A quick web search for “hosting solutions” will show you a list of hundreds of companies and seemingly endless hot deals. Between resellers, wholesalers, and countless companies offering free hosting services, it seems like everyone is getting into this business.

If you didn’t know any better, you might think that whom you choose to host your website doesn’t matter. Each provider claims that they’re faster, bigger, and better than others. They all seem to have the same technology and promises. Just choose the cheapest one that offers enough storage for your current needs, and you’re good to go, right?


Web Host Considerations

Picking the first provider that says they’ll give you tons of features for the price of a cup of coffee could end up costing you much more in terms of productivity and reputation. So, what goes into choosing the best web hosting service?

First of all, you should consider what you need before deciding what will work best for your purposes. There are several types of hosting solutions, but not all of them are created equally. Does the same platform that makes a WordPress portfolio feel at home have the power to host a busy interactive website for an enterprise-level corporation?

Web Hosting Server×720.jpg?

Ask yourself:
– What kind of website am I launching?
– What’s my expected traffic and growth?
– What kind of security and privacy do I need?
– Will I need add-on domains at some point?
– What are my business email requirements? Does the hosting company provide only one email address or one per domain?
– Does my website have special features or specific requirements?

Taking your answers to those questions into consideration, your options for web hosting are as follows:

Shared Hosting: As the name implies, you’ll share space with other people on the same server. This is the cheapest way to go, and you don’t have to worry about maintenance or other housekeeping duties. However, you have no control over the available resources or power. If another person on the shared server uses up the bandwidth or hogs other resources that reduce speed, your traffic will suffer.

Virtual Private Servers: When you choose a VPS, you’re basically renting a virtual computer that resides on a physical machine in another location. Each “resident” on the host computer is allotted space and resources that don’t interfere with the other tenants, unlike shared hosting. You can run your own OS and everything else as if you have a physical system.
Dedicated Servers: This is the priciest option, but it allows you complete control over everything. There are no limits except the physical capacity of the host machine, and you share no resources with anyone. Choose this option if you have a large company with its own IT department to handle security, maintenance, and upgrades.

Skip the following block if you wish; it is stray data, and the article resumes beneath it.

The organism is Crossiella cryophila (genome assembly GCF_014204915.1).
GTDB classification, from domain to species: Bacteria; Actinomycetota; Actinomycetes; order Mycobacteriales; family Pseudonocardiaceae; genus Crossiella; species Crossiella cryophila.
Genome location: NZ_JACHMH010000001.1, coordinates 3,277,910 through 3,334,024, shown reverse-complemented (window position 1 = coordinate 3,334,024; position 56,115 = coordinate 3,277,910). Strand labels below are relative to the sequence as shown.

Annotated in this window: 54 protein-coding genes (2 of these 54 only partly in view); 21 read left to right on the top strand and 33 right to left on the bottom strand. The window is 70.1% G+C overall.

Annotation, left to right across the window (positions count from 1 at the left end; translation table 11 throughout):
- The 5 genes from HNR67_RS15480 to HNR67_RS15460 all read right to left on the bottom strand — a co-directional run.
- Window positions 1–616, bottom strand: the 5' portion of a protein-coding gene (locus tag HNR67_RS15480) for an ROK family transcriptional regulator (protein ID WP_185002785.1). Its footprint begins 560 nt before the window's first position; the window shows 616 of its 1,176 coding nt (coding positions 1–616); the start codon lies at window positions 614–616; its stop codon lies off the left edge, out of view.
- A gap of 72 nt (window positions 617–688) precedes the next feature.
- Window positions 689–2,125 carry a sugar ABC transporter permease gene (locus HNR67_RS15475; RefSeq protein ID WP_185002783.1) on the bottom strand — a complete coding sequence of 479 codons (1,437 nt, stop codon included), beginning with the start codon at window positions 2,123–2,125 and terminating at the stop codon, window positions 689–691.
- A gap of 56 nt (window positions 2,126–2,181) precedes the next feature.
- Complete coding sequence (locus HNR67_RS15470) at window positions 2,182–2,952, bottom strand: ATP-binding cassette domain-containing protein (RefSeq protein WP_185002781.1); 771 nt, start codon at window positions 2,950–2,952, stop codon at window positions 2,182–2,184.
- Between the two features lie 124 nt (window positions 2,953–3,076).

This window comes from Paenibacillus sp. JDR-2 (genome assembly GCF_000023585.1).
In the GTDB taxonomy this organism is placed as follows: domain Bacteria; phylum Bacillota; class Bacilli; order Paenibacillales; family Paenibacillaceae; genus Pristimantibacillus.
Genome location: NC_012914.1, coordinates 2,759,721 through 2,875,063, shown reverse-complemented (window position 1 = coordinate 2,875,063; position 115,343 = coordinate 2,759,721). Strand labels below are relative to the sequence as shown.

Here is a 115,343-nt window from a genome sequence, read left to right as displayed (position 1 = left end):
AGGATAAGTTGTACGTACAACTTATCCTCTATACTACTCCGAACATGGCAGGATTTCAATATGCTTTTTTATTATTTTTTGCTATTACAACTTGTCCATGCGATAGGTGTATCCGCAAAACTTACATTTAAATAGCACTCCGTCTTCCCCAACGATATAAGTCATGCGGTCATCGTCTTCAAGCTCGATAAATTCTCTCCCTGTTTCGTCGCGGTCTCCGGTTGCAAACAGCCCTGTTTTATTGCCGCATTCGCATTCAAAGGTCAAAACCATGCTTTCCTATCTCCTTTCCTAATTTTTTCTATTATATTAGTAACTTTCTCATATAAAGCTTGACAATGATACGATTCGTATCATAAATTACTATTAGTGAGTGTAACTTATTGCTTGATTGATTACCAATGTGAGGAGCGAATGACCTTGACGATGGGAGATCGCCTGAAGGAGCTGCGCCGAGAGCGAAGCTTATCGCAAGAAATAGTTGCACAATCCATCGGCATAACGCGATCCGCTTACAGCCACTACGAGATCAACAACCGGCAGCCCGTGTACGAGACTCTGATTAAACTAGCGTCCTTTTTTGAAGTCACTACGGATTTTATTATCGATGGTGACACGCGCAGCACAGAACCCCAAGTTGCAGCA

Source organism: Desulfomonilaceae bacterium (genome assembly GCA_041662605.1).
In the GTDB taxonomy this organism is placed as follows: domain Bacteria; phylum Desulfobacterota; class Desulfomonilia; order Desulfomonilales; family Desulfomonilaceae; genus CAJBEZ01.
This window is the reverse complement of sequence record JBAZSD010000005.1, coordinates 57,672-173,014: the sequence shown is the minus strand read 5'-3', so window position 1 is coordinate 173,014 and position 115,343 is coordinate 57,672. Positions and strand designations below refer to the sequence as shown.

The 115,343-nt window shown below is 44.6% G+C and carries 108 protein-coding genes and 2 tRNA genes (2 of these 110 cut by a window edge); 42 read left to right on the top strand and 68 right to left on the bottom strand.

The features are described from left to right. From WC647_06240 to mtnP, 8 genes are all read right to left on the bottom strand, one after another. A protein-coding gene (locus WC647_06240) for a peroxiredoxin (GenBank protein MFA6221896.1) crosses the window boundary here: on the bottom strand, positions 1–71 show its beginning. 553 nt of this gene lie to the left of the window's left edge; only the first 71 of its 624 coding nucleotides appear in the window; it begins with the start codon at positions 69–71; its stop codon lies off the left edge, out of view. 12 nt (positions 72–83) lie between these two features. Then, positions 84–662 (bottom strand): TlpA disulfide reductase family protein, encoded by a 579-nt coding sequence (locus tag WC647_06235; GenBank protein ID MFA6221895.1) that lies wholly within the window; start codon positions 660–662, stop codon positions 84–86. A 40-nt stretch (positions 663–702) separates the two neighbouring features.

Web Hosting - elements

All three of the options are available as a cloud computing service as well.

What else should you look into before you sign up with a web hosting service? Here is our top 10 list.

1. Uptime

This is the amount of time that the server – thus, your website – is up and operational. When you realize how much every minute of downtime costs the average business, it’s probably one of the most important elements to consider when looking for a hosting platform. Web hosting services express uptime as a percentage. That means if your host promises an uptime of 99.95 percent, you need to account for approximately 21.92 minutes per month of downtime.

No one can guarantee 100 percent uptime. If your web hosting service does promise a specific level of uptime, make sure that it’s spelled out in your Service Level Agreement (SLA). They should also explicitly state what remedy they offer if they don’t meet that guarantee. However, any company that can’t do either of those things is one you don’t want to bother with.

Note that those who do promise a certain level of service and back it with refunds or hosting credits will cost a little more for their service. Balance what level of downtime you can live with versus the cost of hosting your website.

Check out Hosting Canada’s best web hosts for uptimes/downtimes tracked 24/7 to see what is really happening with some of the top hosting providers and their promises of 99.9% uptime.